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Cultural thieves

Norway lacks a literature policy for digital texts that can protect the authors' working conditions.


Required by: Hans Marius Graasvold Legal Advisor in NFF, hmg@advokatredet.no

and Kjell Lars Berge, chair of the Norwegian non-fiction author and translator association (NFF)

[chronicle] The point at all that questions about the value of copyright are at all due to dramatic changes in the technological framework conditions for the production and publishing of text, images and music.

The development has led several debaters in Norwegian society to believe that statements on the Internet cannot be covered by traditional copyright legislation. Some claim that copyright contributes to fencing the knowledge community (Tage Wester and Sebastian Gjerding, Ny Tid 12 January 2007). Such views have not only been asserted by individuals on the fringes of the Norwegian public, but also by some political youth organizations and leading parties in the Storting.

Goodbye to copyright? Led by Trond Giske, a majority in the Storting argued during the reading of the Intellectual Property Act in the spring of 2005 that authors who had chosen to publish their texts on the Internet had to accept that the texts were made for free use in the public sector. As Minister of Culture, Giske is now advocating a completely different view. Central user groups that the municipal central association now accepts that it will be paid for most of the internet printouts that employees in the municipalities use. But we still hear that politicians claim opinions that in practice mean a farewell to copyright.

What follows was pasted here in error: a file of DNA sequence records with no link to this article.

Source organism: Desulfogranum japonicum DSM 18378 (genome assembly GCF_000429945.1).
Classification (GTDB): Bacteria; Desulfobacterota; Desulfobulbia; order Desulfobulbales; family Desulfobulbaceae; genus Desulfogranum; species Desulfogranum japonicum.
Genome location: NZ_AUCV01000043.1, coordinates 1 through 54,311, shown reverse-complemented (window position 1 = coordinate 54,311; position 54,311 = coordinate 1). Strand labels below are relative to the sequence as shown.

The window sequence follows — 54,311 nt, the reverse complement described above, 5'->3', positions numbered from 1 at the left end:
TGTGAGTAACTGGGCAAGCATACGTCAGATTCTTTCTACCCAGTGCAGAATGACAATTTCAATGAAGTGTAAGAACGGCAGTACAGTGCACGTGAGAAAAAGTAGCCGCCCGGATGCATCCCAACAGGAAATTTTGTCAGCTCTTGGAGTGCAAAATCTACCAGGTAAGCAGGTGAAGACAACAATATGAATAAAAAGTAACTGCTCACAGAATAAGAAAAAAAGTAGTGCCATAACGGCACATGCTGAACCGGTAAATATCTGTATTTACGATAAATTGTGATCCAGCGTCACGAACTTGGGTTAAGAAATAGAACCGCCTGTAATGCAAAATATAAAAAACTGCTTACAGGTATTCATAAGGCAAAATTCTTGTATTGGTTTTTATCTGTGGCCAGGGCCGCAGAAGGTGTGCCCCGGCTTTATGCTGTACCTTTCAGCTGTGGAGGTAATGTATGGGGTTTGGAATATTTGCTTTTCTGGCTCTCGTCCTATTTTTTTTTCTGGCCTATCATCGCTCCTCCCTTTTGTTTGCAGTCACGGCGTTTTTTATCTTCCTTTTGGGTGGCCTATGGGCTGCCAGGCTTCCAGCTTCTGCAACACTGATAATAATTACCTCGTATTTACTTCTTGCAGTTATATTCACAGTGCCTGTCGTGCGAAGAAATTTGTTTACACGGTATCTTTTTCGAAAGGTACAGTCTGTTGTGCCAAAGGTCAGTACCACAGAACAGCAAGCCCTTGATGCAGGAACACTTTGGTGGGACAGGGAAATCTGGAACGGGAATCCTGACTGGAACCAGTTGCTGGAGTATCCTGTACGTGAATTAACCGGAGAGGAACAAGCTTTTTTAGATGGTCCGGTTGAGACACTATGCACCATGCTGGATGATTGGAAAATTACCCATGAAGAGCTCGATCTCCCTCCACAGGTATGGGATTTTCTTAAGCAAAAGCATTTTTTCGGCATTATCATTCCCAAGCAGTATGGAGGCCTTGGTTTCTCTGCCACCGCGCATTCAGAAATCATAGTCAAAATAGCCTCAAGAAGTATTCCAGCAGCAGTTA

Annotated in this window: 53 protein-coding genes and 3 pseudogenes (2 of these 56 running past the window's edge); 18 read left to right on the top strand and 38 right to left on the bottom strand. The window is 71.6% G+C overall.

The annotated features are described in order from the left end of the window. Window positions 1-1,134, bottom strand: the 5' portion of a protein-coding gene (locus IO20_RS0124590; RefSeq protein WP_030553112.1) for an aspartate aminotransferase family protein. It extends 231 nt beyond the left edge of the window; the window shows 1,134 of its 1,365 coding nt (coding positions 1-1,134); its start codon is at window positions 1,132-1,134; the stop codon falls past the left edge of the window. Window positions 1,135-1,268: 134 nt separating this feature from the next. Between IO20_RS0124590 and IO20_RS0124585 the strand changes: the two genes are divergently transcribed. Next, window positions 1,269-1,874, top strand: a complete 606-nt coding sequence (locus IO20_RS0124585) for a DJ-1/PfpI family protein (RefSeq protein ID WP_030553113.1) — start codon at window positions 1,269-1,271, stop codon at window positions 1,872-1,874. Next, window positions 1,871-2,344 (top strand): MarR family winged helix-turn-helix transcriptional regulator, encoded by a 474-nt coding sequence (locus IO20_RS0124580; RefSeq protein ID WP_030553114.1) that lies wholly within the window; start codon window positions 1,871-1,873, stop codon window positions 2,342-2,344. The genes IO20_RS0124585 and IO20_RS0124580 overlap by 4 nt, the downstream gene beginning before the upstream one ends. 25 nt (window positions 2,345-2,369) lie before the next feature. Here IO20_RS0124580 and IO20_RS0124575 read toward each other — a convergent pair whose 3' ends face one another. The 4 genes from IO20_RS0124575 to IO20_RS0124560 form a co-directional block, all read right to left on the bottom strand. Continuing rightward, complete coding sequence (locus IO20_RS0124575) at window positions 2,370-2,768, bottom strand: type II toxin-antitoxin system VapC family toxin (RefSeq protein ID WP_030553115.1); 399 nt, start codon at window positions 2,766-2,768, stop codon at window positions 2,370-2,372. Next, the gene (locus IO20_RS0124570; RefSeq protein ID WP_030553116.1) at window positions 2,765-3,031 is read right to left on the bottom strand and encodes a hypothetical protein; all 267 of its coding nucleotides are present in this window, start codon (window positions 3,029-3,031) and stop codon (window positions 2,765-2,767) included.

The Liberal Party's national meeting recently decided that the party wants to decriminalize file sharing. The traditional cultural party thus expresses a view that it should be allowed to buy and sell stolen goods – on the condition that the stolen goods are intellectual property. And what is the rationale? The Liberal Party does not think that literature, music and films are made available quickly and cheaply enough. Therefore, the authors must be placed under administration and deprived of the right to publish their works themselves.

In our spring, Minister of Education Øystein Djupedal donated NOK 15 million to the county municipal joint project National Digital Learning Arena (NDLA). NDLA will create and disseminate free teaching materials for higher education. The teaching materials will be developed by a centralized, small editorial staff based on individual texts purchased from authors, publishers and others who must waive any right to control further dissemination and development of their intellectual works. The county authorities will of course expect to have access to free educational materials from NDLA, to the displacement of educational materials from the established teaching material publishers. This is how a teaching monopoly financed by the taxpayers arises.

Digital technology. We do not expect school students to conduct thorough academic research into the choice of free or expensive educational materials, or that the ordinary file-sharing reflects on the cultural-political implications of each file he or she sends to his "friends" online. Most people, to some extent, have reason to be dissatisfied with a cultural industry that has not yet adapted their business models to digital technology. But from our top elected officials, we should demand qualified reflections on the consequences of undermining the framework conditions for professional development of culture and knowledge. From the politicians, we should demand a cultural and knowledge policy for texts created and disseminated on the Internet.